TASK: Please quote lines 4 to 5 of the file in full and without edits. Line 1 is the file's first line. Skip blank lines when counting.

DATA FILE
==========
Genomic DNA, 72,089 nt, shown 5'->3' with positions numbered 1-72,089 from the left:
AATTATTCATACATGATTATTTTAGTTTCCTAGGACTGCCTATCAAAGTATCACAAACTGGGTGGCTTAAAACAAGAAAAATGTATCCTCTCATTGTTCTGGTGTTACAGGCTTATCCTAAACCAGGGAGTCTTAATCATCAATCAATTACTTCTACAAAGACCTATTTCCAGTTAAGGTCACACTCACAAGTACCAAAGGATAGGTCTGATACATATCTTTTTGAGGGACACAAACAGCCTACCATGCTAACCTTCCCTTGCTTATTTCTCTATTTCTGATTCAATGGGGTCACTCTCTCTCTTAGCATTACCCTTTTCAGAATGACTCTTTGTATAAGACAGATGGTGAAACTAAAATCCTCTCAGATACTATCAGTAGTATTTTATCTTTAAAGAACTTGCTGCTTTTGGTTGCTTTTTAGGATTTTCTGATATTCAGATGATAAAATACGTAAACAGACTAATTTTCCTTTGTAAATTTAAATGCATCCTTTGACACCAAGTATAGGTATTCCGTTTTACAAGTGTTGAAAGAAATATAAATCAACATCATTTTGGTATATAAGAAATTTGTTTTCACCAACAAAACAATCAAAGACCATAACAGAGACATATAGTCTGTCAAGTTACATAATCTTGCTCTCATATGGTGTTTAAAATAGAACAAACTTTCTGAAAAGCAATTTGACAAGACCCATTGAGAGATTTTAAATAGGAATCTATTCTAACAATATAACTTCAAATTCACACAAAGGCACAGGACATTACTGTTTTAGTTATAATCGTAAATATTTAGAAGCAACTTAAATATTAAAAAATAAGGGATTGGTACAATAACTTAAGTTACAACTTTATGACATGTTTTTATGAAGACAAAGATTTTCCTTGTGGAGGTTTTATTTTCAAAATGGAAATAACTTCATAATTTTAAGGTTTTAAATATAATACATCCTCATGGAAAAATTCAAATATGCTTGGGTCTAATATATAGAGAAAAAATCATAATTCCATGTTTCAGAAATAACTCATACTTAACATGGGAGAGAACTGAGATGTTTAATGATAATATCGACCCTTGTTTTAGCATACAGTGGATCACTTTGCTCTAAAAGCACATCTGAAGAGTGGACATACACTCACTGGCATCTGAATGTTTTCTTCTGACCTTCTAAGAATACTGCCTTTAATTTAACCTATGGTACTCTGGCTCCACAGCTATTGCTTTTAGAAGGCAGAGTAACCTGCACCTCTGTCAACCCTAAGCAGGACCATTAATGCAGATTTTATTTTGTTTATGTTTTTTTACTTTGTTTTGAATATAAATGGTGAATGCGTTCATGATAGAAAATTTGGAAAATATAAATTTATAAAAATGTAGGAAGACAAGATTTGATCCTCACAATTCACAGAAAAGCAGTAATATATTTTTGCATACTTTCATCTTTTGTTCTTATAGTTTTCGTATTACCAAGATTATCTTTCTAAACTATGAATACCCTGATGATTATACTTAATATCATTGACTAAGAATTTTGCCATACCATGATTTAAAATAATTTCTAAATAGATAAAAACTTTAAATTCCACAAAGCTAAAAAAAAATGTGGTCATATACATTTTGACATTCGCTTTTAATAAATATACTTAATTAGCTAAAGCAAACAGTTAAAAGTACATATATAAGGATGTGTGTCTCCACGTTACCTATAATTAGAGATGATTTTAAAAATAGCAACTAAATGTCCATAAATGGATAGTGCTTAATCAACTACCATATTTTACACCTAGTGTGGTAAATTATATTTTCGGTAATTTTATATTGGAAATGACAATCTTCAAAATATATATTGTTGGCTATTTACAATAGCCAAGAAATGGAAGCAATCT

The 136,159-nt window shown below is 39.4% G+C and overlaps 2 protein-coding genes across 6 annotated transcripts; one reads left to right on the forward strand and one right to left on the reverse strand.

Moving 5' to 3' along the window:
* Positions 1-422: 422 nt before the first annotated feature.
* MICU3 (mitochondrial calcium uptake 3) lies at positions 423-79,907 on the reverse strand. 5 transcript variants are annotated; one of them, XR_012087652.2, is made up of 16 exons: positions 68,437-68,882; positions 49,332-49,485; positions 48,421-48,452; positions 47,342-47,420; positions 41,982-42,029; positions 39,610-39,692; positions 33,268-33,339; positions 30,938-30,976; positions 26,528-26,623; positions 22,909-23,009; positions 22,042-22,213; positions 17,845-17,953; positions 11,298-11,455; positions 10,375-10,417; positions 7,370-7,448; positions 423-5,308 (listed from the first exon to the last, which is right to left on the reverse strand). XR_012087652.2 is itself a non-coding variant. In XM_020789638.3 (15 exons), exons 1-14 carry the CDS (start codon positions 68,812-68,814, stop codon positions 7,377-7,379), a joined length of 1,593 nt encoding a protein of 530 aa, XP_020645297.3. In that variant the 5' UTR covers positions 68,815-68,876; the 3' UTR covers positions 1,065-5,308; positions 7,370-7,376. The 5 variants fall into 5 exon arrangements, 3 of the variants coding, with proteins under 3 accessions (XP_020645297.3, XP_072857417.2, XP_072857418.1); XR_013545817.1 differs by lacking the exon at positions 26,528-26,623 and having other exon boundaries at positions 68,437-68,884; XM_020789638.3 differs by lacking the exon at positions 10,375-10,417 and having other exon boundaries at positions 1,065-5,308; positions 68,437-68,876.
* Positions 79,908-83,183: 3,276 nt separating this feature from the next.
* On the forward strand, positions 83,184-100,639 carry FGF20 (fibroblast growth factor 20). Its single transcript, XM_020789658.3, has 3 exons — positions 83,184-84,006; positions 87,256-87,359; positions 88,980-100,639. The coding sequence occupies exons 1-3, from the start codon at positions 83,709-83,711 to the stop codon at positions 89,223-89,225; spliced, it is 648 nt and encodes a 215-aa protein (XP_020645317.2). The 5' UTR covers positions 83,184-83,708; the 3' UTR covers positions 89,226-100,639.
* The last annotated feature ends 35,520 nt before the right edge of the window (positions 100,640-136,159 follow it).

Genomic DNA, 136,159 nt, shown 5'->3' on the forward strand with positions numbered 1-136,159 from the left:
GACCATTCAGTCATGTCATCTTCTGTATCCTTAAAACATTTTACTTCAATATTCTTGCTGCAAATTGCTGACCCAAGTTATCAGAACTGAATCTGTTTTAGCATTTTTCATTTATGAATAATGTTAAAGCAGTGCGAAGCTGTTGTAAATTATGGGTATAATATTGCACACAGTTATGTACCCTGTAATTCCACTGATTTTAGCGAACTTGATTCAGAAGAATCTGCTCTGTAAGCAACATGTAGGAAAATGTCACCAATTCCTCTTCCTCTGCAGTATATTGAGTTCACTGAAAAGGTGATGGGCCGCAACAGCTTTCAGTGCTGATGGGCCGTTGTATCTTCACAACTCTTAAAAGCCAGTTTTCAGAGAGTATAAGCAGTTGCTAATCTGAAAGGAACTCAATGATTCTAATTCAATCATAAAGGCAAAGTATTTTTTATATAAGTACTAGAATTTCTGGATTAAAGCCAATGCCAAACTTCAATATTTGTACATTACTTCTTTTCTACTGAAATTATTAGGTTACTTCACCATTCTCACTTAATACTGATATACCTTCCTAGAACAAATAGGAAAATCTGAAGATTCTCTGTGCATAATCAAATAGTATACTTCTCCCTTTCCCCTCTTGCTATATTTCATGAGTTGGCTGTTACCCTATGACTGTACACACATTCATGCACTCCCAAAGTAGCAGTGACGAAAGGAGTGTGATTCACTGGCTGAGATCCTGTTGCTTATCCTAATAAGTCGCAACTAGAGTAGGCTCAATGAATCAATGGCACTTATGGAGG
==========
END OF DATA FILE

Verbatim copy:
Moving 5' to 3' along the window:
* Positions 1-422: 422 nt before the first annotated feature.